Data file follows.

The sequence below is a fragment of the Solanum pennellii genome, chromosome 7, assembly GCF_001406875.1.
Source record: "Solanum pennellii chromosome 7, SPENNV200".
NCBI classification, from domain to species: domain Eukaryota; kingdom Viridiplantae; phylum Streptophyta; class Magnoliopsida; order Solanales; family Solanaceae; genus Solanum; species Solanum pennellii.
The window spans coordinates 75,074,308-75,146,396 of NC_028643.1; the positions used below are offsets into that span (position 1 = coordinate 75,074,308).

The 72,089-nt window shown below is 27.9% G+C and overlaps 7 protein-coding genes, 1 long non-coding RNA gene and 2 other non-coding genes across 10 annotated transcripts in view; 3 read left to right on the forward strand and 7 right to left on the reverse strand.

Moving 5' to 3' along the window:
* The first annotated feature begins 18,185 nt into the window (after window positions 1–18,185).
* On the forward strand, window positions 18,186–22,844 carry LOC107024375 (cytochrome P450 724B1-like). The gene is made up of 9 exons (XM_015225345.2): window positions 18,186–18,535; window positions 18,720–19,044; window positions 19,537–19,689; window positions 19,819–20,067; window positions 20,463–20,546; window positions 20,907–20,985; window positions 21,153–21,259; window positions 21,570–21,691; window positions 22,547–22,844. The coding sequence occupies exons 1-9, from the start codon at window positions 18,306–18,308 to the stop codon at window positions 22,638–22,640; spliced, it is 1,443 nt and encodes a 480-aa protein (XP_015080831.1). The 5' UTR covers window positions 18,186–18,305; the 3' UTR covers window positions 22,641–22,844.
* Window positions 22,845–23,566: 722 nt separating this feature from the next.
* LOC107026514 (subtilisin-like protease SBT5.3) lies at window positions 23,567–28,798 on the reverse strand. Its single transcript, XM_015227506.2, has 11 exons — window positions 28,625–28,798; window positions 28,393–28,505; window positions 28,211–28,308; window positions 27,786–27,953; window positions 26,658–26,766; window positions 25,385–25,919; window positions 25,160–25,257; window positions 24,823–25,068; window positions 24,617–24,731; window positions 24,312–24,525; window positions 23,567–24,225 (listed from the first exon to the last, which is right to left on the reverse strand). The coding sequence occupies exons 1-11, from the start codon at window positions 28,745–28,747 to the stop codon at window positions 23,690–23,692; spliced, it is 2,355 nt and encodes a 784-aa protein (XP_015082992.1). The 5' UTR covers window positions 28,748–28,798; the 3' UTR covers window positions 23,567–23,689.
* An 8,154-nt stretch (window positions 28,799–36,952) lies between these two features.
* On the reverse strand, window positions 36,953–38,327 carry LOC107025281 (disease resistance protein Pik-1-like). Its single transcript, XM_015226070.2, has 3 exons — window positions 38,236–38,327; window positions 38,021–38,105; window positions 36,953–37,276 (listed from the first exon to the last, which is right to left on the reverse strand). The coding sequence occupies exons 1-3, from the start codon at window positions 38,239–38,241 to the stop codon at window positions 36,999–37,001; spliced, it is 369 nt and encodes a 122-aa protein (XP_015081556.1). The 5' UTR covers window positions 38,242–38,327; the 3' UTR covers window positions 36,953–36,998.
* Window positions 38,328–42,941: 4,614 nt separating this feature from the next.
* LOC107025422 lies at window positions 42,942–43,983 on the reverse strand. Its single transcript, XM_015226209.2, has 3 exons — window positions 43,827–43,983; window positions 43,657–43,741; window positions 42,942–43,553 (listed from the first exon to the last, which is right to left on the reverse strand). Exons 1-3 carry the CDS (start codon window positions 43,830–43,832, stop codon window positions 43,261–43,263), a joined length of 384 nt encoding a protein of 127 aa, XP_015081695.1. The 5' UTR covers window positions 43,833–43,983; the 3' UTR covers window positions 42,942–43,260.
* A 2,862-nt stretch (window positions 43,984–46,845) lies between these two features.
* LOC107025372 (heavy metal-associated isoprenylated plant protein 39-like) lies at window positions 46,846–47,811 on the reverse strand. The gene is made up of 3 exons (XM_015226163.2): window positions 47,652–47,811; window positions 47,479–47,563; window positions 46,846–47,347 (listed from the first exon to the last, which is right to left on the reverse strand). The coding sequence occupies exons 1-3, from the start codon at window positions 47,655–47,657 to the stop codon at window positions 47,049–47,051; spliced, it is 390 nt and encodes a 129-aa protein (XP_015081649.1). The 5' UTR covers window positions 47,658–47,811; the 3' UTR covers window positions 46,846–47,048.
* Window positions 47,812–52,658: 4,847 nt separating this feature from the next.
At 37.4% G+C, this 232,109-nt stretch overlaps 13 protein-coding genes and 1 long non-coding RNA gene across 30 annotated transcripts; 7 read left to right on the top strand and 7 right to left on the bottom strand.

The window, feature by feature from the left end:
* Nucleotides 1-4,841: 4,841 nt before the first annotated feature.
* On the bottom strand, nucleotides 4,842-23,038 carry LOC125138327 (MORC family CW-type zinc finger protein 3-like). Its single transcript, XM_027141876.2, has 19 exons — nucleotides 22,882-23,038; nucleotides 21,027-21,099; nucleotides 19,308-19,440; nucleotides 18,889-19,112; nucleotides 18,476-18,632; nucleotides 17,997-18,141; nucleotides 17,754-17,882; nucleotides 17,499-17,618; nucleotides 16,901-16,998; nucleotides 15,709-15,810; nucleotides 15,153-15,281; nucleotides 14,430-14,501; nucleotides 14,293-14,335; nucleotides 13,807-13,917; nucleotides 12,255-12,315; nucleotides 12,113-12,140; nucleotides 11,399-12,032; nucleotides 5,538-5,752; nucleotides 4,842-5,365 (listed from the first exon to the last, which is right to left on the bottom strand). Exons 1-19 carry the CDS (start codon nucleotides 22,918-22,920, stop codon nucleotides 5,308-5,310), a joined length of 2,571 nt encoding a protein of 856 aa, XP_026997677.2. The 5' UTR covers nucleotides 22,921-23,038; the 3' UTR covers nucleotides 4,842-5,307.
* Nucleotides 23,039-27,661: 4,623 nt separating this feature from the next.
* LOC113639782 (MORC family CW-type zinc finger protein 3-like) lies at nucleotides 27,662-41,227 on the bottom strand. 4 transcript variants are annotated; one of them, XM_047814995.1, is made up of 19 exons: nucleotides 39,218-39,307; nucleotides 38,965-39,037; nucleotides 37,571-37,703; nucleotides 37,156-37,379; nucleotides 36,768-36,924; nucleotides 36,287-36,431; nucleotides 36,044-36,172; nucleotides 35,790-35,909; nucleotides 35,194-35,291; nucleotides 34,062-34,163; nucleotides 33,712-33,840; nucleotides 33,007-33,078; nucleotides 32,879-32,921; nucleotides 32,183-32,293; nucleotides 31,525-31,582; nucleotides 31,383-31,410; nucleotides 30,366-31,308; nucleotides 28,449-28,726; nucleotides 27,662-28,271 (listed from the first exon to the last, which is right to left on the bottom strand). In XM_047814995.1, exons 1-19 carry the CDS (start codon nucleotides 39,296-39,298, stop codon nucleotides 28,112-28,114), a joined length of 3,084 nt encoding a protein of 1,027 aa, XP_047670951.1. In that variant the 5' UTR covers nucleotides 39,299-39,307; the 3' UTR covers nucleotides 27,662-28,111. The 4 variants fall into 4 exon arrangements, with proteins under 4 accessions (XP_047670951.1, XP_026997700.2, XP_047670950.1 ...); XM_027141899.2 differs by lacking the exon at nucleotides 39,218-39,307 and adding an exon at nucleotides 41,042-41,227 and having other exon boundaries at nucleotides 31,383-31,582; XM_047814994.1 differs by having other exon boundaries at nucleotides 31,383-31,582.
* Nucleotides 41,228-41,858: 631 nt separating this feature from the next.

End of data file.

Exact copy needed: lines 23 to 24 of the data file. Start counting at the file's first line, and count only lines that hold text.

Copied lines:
* LOC113639782 (MORC family CW-type zinc finger protein 3-like) lies at nucleotides 27,662-41,227 on the bottom strand. 4 transcript variants are annotated; one of them, XM_047814995.1, is made up of 19 exons: nucleotides 39,218-39,307; nucleotides 38,965-39,037; nucleotides 37,571-37,703; nucleotides 37,156-37,379; nucleotides 36,768-36,924; nucleotides 36,287-36,431; nucleotides 36,044-36,172; nucleotides 35,790-35,909; nucleotides 35,194-35,291; nucleotides 34,062-34,163; nucleotides 33,712-33,840; nucleotides 33,007-33,078; nucleotides 32,879-32,921; nucleotides 32,183-32,293; nucleotides 31,525-31,582; nucleotides 31,383-31,410; nucleotides 30,366-31,308; nucleotides 28,449-28,726; nucleotides 27,662-28,271 (listed from the first exon to the last, which is right to left on the bottom strand). In XM_047814995.1, exons 1-19 carry the CDS (start codon nucleotides 39,296-39,298, stop codon nucleotides 28,112-28,114), a joined length of 3,084 nt encoding a protein of 1,027 aa, XP_047670951.1. In that variant the 5' UTR covers nucleotides 39,299-39,307; the 3' UTR covers nucleotides 27,662-28,111. The 4 variants fall into 4 exon arrangements, with proteins under 4 accessions (XP_047670951.1, XP_026997700.2, XP_047670950.1 ...); XM_027141899.2 differs by lacking the exon at nucleotides 39,218-39,307 and adding an exon at nucleotides 41,042-41,227 and having other exon boundaries at nucleotides 31,383-31,582; XM_047814994.1 differs by having other exon boundaries at nucleotides 31,383-31,582.
* Nucleotides 41,228-41,858: 631 nt separating this feature from the next.